Behold The Man; depictions of the Passion

As my schedule did not allow my attending this evening’s  Mass of the Lord’s Supper, I am like any modern penitent, blogging as sacrifice.

I hope it counts.

For those uncomfortable with image of faith, particularly Christian, please bear with me, or wait until after Holy Week.

For those uncomfortable with discussion of faith I will attempt to keep the rhetoric to a minimum; the images are far more eloquent then anything I will ever say.


Man of Sorrows

illumination, unidentified

Christ at the Whipping Post

1596

Francesco Vanni

1563-1610

Ecce Homo translates as “behold the man”, Pilate’s words to the gathered crowd.

See what we have wrought.

Ecce Homo

1639

Guido Reni

The Man of Sorrows

1420-30

Michele Giambono

Metropolitan Museum of Art

I have seen the word Misericoidia  bounced about, I did not know that it translated to mean The Man of Sorrows. This image by Giambono is indeed heart wrenching.

Difficult to not think of the Miserere.

Ecce Homo

1630-31

J Petel

painted wood


Deposition from the Cross

1510-13

Il Sodoma

Raphael’s mentor, Pietro Perugino  tried his hand at the Crucifixion, it is easy to see how the boy from Urbino was both  impressed and inspired.

1482

Pietro Perugino

Giorgio Vasari tells us that Raphael was born on good Friday, 1483, he also died on Good Friday 37 years later. Vasari rather priggishly implies he whored himself to death.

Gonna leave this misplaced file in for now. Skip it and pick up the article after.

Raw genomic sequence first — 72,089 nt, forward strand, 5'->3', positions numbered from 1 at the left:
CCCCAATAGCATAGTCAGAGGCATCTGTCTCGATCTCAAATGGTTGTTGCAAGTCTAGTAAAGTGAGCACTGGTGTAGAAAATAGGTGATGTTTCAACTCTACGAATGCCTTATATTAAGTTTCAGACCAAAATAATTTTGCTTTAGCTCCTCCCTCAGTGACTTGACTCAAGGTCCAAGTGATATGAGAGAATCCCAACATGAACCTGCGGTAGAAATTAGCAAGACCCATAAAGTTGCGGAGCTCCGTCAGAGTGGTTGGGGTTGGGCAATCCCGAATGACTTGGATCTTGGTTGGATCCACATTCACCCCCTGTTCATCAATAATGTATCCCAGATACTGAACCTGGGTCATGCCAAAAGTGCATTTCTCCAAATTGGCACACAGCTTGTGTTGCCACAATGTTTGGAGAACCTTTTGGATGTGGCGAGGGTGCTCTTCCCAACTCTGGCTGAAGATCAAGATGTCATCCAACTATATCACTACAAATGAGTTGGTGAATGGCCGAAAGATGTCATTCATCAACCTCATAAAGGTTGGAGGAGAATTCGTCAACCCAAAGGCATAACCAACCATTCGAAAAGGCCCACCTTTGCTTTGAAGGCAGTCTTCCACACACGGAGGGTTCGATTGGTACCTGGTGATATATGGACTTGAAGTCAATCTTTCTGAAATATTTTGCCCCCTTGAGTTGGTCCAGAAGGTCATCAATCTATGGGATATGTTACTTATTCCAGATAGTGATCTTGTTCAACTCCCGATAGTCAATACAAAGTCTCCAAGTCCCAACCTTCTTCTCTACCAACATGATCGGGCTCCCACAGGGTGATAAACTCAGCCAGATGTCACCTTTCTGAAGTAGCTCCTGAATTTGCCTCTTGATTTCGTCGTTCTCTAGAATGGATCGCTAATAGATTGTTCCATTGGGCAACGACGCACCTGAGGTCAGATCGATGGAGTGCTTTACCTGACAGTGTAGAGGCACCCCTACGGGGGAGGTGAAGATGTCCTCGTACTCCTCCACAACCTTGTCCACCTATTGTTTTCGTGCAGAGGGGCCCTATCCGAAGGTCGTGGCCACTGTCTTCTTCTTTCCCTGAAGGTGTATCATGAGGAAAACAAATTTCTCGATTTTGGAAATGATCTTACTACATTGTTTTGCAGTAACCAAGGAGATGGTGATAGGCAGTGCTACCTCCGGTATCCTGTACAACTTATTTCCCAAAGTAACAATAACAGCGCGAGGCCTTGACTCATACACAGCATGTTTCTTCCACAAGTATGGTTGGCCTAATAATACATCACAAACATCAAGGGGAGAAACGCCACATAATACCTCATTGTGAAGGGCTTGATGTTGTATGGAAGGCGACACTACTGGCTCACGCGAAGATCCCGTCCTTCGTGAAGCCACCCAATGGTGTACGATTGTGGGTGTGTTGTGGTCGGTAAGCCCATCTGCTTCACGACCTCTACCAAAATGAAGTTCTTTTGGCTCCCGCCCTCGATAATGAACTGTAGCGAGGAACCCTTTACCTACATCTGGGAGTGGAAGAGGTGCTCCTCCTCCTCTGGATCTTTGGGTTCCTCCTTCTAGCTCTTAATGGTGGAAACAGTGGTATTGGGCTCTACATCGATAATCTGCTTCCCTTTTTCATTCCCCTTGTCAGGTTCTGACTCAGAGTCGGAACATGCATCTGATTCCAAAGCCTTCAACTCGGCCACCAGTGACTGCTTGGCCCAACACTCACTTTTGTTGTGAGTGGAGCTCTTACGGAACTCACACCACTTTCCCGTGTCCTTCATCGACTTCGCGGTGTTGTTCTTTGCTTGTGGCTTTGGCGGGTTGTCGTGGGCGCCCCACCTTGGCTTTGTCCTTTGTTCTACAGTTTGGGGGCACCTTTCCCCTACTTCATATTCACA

No matter, his own Crucifixion is as lovely as you would imagine, the man was indeed touched by God.

Crucifixion

1503

Raphael

National Gallery, London

Vasari also tells us that the great Raphael was born to the artist Giovanni de’ Santi, ” a painter of no great talent”. That is a bit harsh, he possesses talent, but his son is a difficult act to follow.

The following is by Papa, perhaps a bit old fashioned to Raphael’s eyes, but worthy of our attention nonetheless.

Christ Supported by Two Angels

1490

Giovanni Santi

Museum of Fine Arts, Budapest


The fly on his chest is a particularly good touch.

Raphael will go on to create a more luminous interpretation upon the theme.

The Blessing Christ

1506

Raphael

Through history Jews have born the ugly brunt, the Passion incited foul reactions; i remember as a child hearing anti-Semitic accusations, in the 70′s!

I’m sorry about that, deeply sorry.

That said the Passion is dear to me, in many ways more so then Easter itself. 

Ecce Homo

1871

Antonio Ciseri

I have readied the house for the Good Friday of the Lord’s Passion, the images are draped, as our the mirrors.

pre-draping


I will attend Mass tomorrow.

I will work on a drawing based upon the Vanni.

I will stay away from this damned keyboard.

Until then ,

Babylon Baroque








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